WHY ARE YOU PRESENTING 3 PLAYS BY JON FOSSE?
Jon Fosse is Europe's most produced living playwright. His works have been translated into more than 40 languages, he's been compared to Samuel Beckett, declared "Norway's most innovative dramatist since Ibsen," and even won the 2010 International Ibsen Award. Yet his works are rarely - if ever - produced in the United States. Winter was recently staged in Los Angeles and Rattlestick Playwrights Theater in New York successfully staged a production of A Summer's Day starring Karen Allen. Beyond that, you'll be hard-pressed to find Fosse's works on stage anywhere this side of the Atlantic. In fact, Autumn Dream has never been seen in the U.S. All three plays will be presented in brand new translations by Kyle Korynta, commissioned by Akvavit Theatre.
WHY ARE YOU CALLING THIS GJENGANGER: 3 PLAYS BY JON FOSSE?
Gjenganger (YEN-gong-her) is the Norwegian word for "again walker." (Not "White Walker", even though Winter is indeed coming.) The past returning to haunt the present - whether literally or figuratively - is a recurrent theme in Winter, Autumn Dream, and A Summer's Day. Akvavit Theatre will present this triptych (not a trilogy) of plays in rotation (two per night, all three on Sundays) from February 28th through March 24th at the Storefront Theater in Chicago, which is operated under the auspices of the City of Chicago's Department of Cultural Affairs and Special Events (DCASE).
WHY IS AKVAVIT THEATRE TAKING ON JON FOSSE?
Akvavit Theatre's mission is to investigate and encourage discussion about what "Nordic" means and how it is perceived through translated theatre performance. The plays we produce give Nordic countries a strong voice in North America while contributing to the vibrant intercultural theatre scene already thriving in Chicago. We produce contemporary Nordic plays - you won't be seeing Strindberg or Ibsen any time soon. We've already mounted successful productions from Denmark and Finland (we even had previous Kickstarter success with Finland), and this would be our first fully-staged production from Norway. These three works from Jon Fosse will serve as the ideal gateway to Norwegian theatre.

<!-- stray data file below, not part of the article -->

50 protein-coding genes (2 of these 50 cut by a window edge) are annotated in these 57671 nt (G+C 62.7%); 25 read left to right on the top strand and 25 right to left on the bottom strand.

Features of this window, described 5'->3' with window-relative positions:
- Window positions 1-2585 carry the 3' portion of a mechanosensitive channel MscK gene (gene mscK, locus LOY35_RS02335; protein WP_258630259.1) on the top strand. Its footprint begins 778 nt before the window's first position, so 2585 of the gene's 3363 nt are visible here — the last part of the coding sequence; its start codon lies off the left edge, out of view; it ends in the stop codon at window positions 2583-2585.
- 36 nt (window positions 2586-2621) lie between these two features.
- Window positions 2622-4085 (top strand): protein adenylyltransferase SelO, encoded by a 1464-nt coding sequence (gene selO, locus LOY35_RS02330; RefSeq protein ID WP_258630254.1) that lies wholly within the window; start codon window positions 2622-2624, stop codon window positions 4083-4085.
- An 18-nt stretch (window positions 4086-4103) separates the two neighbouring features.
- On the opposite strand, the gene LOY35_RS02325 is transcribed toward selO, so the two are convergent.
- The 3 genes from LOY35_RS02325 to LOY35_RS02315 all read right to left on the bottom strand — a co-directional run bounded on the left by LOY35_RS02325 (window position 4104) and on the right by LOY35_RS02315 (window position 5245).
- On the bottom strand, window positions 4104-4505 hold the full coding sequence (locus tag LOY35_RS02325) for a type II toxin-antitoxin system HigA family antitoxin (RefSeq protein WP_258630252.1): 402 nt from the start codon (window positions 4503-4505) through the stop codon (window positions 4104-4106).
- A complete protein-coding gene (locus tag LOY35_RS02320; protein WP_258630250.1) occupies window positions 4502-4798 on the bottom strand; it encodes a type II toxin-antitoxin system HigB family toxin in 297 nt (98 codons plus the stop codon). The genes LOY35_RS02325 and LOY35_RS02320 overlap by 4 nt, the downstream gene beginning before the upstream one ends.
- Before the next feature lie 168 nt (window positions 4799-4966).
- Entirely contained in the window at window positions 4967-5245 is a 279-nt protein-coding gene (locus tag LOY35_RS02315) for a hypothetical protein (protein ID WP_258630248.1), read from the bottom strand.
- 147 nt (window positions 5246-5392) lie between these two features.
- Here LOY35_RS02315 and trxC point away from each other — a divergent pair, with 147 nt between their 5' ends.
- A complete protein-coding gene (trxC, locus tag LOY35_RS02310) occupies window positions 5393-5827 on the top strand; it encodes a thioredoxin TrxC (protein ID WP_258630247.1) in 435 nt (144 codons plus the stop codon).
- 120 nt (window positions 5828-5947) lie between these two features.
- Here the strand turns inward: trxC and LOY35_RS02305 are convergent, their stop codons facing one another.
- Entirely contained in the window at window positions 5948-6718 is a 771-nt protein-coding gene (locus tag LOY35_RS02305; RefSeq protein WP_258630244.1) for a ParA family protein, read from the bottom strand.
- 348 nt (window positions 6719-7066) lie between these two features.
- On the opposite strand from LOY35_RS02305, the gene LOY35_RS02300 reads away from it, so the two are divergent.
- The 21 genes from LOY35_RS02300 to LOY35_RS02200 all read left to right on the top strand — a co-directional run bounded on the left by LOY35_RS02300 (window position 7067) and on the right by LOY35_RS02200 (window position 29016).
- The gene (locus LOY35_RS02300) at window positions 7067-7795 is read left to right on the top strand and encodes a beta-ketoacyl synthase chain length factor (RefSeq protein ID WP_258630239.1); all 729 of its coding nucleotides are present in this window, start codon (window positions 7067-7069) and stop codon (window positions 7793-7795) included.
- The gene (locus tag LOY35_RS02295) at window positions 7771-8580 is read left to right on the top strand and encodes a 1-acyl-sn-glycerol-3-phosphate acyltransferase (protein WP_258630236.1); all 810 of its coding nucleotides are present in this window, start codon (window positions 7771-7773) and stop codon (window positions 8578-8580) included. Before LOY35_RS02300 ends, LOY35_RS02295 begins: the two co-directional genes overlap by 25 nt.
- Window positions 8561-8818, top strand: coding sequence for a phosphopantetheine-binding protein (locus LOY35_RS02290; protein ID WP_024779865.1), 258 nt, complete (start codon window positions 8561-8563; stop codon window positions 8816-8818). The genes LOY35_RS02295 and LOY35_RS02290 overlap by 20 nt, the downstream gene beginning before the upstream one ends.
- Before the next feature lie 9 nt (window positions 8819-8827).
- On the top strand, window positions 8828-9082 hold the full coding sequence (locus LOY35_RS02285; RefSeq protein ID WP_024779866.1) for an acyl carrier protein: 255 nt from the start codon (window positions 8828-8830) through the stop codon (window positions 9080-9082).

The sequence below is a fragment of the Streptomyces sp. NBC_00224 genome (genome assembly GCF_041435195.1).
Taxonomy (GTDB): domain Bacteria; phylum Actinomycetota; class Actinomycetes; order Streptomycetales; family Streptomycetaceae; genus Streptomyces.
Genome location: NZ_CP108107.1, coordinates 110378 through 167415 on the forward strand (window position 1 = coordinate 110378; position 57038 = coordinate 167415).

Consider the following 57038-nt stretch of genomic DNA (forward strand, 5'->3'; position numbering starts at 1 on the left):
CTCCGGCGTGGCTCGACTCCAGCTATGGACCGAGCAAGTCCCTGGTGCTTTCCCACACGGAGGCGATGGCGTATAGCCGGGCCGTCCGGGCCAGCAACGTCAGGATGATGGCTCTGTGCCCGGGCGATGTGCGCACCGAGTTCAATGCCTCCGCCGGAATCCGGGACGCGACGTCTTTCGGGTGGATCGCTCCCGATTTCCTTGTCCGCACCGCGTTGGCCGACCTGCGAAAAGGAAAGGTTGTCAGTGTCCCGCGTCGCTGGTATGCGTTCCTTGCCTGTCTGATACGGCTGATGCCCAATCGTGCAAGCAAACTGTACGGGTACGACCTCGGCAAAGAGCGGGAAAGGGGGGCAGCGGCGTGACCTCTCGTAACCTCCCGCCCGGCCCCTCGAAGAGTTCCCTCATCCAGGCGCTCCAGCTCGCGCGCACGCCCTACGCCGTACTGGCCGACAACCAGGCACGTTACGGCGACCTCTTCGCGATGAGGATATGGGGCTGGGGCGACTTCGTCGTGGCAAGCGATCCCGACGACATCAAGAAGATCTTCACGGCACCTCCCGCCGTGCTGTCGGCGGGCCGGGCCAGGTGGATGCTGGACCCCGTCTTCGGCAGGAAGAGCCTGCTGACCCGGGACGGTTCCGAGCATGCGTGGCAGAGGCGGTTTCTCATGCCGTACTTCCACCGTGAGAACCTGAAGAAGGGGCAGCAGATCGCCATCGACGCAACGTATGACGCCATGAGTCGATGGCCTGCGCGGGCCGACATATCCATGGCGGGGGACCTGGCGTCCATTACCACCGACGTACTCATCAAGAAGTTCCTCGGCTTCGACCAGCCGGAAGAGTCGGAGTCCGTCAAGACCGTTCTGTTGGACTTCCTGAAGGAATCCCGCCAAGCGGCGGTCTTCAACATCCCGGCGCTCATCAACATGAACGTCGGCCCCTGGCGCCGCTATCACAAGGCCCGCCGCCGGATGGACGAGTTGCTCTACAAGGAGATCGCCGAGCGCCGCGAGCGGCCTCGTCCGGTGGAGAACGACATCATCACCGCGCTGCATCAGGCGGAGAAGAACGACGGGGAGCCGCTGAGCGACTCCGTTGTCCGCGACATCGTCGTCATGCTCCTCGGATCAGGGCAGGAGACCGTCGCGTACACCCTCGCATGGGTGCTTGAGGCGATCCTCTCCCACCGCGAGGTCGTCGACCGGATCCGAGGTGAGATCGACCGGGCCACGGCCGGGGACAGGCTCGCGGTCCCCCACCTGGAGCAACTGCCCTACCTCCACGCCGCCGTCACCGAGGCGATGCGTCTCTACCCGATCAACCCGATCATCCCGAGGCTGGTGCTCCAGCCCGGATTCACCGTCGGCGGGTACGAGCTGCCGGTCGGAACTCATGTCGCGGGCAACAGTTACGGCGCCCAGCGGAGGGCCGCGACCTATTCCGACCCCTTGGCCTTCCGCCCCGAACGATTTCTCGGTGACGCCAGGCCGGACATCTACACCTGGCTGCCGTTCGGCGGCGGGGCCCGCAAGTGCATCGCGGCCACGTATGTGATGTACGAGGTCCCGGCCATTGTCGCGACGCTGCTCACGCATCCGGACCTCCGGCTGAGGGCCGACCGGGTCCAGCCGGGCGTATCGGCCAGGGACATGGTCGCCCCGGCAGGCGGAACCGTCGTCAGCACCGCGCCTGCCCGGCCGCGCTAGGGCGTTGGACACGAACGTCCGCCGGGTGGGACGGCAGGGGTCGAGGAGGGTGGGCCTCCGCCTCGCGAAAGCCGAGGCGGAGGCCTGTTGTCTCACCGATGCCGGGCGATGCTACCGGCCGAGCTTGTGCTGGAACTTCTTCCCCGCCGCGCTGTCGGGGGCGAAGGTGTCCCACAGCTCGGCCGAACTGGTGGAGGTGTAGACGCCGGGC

WHAT DOES MY MONEY PAY FOR?
In order to have the legal rights to stage Gjenganger: 3 Plays by Jon Fosse, we need to pay royalties to the playwright and his publisher. In order to stage it, we need to pay our key personnel. Just paying these people accounts for roughly 33% of our budget.
Then we need to pay for materials to build the set. We need a window for A Summer's Day. We need a hotel bed for Winter. We need a park bench for Autumn Dream. We need costumes - a rain slicker, a cocktail dress, funeral attire, and more. We need to light these plays, add sound, and provide props. All this accounts for another 20% of our budget.
So what about the other 47%? Well, it costs money to load all of these things into the theatre then get it all out when it's done. We need to rent rehearsal space to be ready for performance. We need to advertise and market the production so that, you know, people will come see it. There are programs, posters, and mailings to be printed. We even need insurance - just in case.